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Linbo Fan / Sun Staff Photographer

Clark Hall

September 27, 2016

National Science Foundation Awards $23M Grant to Cornell Science Center

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The National Science Foundation announced Monday that it will gift a $23 million grant to fund a Science and Technology Center, led by Prof. Ritchie Patterson, physics, director of the Cornell Laboratory for Accelerator-Based Sciences and Education.

The center, which will be called the Center for Bright Beams, has a two-fold research goal. The first is to reduce the cost of key accelerator technologies, which are used to produce, accelerate, and finally store or transfer particles, according to Patterson.

“The advances can affect all sorts of accelerators, from the really big ones that are used as particle colliders … to the electron microscope,” Patterson said.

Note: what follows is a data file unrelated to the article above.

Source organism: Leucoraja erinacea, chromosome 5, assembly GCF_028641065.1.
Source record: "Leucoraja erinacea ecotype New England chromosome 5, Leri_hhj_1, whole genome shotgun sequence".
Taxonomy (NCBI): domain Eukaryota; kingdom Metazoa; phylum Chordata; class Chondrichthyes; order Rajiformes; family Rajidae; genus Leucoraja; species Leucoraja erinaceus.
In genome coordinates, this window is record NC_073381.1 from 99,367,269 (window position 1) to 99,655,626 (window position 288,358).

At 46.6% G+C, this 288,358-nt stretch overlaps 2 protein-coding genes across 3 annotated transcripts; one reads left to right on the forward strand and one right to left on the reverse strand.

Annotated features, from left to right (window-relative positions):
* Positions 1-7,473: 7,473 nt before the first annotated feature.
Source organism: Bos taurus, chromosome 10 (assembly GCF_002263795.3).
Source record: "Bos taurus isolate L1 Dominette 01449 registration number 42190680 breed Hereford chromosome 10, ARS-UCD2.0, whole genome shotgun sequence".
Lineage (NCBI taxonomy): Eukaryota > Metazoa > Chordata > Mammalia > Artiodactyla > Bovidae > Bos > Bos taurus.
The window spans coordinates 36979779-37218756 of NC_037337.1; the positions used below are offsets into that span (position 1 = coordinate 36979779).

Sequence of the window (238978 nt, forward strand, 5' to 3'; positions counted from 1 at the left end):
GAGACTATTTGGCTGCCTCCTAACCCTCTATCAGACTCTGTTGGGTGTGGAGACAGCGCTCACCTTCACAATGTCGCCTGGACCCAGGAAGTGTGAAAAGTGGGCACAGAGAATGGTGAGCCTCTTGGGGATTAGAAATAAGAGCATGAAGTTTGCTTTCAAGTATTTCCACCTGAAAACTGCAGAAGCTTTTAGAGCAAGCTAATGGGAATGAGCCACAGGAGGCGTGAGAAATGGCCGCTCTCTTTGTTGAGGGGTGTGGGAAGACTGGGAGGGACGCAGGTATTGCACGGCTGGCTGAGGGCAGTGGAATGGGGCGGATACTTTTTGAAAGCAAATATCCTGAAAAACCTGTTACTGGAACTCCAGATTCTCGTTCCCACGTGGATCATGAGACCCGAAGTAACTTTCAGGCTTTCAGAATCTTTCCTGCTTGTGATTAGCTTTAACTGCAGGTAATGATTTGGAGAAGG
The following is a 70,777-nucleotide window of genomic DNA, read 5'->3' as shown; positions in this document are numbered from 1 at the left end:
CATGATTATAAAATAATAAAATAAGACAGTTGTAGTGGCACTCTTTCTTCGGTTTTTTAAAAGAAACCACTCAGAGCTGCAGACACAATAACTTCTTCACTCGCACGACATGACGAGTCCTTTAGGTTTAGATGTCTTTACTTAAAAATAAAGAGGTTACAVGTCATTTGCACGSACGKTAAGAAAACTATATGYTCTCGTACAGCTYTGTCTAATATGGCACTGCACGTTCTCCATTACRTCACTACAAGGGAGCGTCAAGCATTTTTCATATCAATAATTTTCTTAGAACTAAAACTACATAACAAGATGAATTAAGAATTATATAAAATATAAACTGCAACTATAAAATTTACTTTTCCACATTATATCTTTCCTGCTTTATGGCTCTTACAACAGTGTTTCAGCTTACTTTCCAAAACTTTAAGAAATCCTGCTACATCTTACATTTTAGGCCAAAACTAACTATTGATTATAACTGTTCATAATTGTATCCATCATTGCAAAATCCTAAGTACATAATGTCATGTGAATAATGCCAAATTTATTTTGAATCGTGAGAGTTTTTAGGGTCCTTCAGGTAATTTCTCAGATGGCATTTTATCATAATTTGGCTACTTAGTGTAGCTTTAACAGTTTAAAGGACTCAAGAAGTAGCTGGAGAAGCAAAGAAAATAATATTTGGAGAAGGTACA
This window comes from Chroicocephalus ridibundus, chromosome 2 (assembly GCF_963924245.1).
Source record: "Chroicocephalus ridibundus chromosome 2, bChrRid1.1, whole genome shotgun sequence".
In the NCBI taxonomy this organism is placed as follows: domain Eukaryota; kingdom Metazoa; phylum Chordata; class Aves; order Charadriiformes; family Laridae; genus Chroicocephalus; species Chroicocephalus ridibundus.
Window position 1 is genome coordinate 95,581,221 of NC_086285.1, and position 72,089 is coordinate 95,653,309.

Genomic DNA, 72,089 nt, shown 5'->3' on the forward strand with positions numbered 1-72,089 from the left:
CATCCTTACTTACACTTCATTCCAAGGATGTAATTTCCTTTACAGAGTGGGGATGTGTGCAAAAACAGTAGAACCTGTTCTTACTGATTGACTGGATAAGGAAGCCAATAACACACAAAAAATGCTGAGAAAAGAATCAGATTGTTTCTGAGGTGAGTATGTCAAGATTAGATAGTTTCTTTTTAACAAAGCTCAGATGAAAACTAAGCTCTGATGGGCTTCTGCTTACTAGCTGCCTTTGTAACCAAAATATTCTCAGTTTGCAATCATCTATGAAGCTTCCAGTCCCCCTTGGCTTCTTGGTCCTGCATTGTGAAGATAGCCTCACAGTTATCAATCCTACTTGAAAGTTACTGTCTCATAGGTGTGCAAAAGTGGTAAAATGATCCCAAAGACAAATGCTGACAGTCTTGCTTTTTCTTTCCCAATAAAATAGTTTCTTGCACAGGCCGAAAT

The center also aims to also to increase the intensity of charged particle beams. Patterson says he hopes to “increase the brightness of the beam by a factor of 100, [which will] get particles in a very tight bunch and focus them better.”

“There’s the potential to make a better battery, a more secure airplane wing, develop new drugs,” Patterson said. “Every time accelerators or any scientific tool becomes more powerful, what it does is open up whole new opportunites.”

Thirteen universities and laboratories — including Cornell — in addition to industrial partners will be collaborating to conduct this research. Patterson said that it is “very important that we be a tight knit team, we can’t have boundaries.”

When she began the grant proposal process over two years ago, Patterson said she quickly realized that many of the questions in accelerator physics require an interdisciplinary approach.

“[The challenge] has led to a lot of new partnerships [and] thinking in a very new way about important questions,” she said.

Although the grant was not awarded until recently, Patterson and her colleagues have already started the research process.

“[The research] is already ramping up,” she said. “Already people are presenting results to each other.”

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